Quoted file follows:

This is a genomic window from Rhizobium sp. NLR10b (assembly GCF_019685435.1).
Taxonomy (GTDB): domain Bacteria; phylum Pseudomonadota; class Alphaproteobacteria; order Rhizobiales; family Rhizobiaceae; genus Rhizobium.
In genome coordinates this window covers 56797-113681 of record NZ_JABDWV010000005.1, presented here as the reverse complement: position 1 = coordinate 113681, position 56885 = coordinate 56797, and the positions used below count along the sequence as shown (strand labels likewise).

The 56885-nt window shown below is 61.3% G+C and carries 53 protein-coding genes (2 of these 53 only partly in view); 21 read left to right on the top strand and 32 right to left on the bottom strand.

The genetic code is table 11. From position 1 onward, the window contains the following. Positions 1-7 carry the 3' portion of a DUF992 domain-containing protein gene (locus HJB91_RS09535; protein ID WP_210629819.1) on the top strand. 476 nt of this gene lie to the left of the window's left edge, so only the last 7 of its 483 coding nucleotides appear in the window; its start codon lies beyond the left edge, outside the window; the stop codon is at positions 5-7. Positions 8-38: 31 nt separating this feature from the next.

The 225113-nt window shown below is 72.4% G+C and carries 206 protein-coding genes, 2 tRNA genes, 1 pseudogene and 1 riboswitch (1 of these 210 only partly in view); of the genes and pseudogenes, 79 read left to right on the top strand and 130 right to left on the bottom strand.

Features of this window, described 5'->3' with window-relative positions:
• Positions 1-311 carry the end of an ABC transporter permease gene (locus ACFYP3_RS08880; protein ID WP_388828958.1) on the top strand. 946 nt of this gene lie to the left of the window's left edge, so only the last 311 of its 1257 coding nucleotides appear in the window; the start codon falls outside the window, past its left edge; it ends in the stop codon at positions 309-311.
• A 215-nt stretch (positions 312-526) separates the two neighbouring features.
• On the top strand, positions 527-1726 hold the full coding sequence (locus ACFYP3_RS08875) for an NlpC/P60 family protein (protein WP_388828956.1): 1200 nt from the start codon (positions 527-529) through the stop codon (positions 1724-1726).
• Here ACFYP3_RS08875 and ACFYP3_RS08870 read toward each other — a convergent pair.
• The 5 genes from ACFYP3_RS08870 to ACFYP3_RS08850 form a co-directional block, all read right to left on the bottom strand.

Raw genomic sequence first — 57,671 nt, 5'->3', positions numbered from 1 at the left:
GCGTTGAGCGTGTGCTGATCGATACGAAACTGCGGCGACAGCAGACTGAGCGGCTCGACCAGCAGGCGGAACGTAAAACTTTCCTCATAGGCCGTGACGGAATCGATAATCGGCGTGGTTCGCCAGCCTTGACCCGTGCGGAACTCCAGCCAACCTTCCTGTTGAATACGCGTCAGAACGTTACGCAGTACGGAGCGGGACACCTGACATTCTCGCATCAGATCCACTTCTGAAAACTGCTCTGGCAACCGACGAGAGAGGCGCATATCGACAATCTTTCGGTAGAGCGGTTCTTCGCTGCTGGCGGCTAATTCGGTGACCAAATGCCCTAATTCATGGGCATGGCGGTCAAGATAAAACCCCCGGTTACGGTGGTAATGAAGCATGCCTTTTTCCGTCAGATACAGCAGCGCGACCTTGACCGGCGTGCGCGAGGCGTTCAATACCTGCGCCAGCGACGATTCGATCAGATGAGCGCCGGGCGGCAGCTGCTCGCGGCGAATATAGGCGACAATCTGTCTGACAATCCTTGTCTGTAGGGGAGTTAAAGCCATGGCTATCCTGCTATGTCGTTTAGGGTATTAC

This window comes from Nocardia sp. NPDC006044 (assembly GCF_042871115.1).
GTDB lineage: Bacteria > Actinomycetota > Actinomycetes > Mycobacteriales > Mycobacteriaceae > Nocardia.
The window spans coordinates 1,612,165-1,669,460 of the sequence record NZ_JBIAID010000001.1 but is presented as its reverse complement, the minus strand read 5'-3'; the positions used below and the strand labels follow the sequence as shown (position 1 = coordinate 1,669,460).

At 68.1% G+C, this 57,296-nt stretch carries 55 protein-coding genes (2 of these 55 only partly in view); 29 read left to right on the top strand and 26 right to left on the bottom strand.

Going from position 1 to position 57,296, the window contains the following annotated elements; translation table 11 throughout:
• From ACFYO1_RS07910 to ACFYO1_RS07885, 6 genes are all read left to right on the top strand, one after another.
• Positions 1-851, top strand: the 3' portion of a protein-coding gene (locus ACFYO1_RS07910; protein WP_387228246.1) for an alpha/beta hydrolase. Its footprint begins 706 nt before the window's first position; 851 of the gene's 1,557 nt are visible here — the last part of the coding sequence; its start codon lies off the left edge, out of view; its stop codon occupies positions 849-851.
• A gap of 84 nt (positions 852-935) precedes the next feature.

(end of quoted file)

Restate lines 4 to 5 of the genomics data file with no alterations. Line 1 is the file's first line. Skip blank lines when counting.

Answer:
The 56885-nt window shown below is 61.3% G+C and carries 53 protein-coding genes (2 of these 53 only partly in view); 21 read left to right on the top strand and 32 right to left on the bottom strand.

The genetic code is table 11. From position 1 onward, the window contains the following. Positions 1-7 carry the 3' portion of a DUF992 domain-containing protein gene (locus HJB91_RS09535; protein ID WP_210629819.1) on the top strand. 476 nt of this gene lie to the left of the window's left edge, so only the last 7 of its 483 coding nucleotides appear in the window; its start codon lies beyond the left edge, outside the window; the stop codon is at positions 5-7. Positions 8-38: 31 nt separating this feature from the next.